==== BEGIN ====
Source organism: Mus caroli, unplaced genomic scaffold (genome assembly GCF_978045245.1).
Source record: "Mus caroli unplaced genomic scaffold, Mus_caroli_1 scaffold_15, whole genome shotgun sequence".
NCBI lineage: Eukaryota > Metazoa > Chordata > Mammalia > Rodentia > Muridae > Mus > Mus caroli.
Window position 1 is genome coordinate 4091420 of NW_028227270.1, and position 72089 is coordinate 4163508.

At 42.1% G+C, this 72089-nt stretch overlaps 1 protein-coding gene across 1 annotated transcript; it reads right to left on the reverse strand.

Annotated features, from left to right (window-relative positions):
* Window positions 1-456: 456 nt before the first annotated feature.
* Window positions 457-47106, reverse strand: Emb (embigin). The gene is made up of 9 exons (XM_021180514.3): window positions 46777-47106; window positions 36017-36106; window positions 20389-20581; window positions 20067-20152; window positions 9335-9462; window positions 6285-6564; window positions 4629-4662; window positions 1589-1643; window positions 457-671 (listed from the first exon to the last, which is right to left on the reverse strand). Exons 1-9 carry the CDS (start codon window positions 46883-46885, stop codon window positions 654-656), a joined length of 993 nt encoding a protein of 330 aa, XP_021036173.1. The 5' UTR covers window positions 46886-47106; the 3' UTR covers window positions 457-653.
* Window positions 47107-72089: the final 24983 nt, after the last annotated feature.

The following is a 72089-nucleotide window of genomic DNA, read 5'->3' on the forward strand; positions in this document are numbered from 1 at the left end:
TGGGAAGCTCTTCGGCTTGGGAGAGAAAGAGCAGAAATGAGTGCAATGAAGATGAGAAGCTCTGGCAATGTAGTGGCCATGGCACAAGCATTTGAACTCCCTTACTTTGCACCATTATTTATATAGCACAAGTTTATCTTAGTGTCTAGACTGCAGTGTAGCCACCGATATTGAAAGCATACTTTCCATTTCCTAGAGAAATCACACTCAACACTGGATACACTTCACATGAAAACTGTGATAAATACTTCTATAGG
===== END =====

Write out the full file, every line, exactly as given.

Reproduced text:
Source organism: Mus caroli, unplaced genomic scaffold (genome assembly GCF_978045245.1).
Source record: "Mus caroli unplaced genomic scaffold, Mus_caroli_1 scaffold_15, whole genome shotgun sequence".
NCBI lineage: Eukaryota > Metazoa > Chordata > Mammalia > Rodentia > Muridae > Mus > Mus caroli.
Window position 1 is genome coordinate 4091420 of NW_028227270.1, and position 72089 is coordinate 4163508.

At 42.1% G+C, this 72089-nt stretch overlaps 1 protein-coding gene across 1 annotated transcript; it reads right to left on the reverse strand.

Annotated features, from left to right (window-relative positions):
* Window positions 1-456: 456 nt before the first annotated feature.
* Window positions 457-47106, reverse strand: Emb (embigin). The gene is made up of 9 exons (XM_021180514.3): window positions 46777-47106; window positions 36017-36106; window positions 20389-20581; window positions 20067-20152; window positions 9335-9462; window positions 6285-6564; window positions 4629-4662; window positions 1589-1643; window positions 457-671 (listed from the first exon to the last, which is right to left on the reverse strand). Exons 1-9 carry the CDS (start codon window positions 46883-46885, stop codon window positions 654-656), a joined length of 993 nt encoding a protein of 330 aa, XP_021036173.1. The 5' UTR covers window positions 46886-47106; the 3' UTR covers window positions 457-653.
* Window positions 47107-72089: the final 24983 nt, after the last annotated feature.

The following is a 72089-nucleotide window of genomic DNA, read 5'->3' on the forward strand; positions in this document are numbered from 1 at the left end:
TGGGAAGCTCTTCGGCTTGGGAGAGAAAGAGCAGAAATGAGTGCAATGAAGATGAGAAGCTCTGGCAATGTAGTGGCCATGGCACAAGCATTTGAACTCCCTTACTTTGCACCATTATTTATATAGCACAAGTTTATCTTAGTGTCTAGACTGCAGTGTAGCCACCGATATTGAAAGCATACTTTCCATTTCCTAGAGAAATCACACTCAACACTGGATACACTTCACATGAAAACTGTGATAAATACTTCTATAGG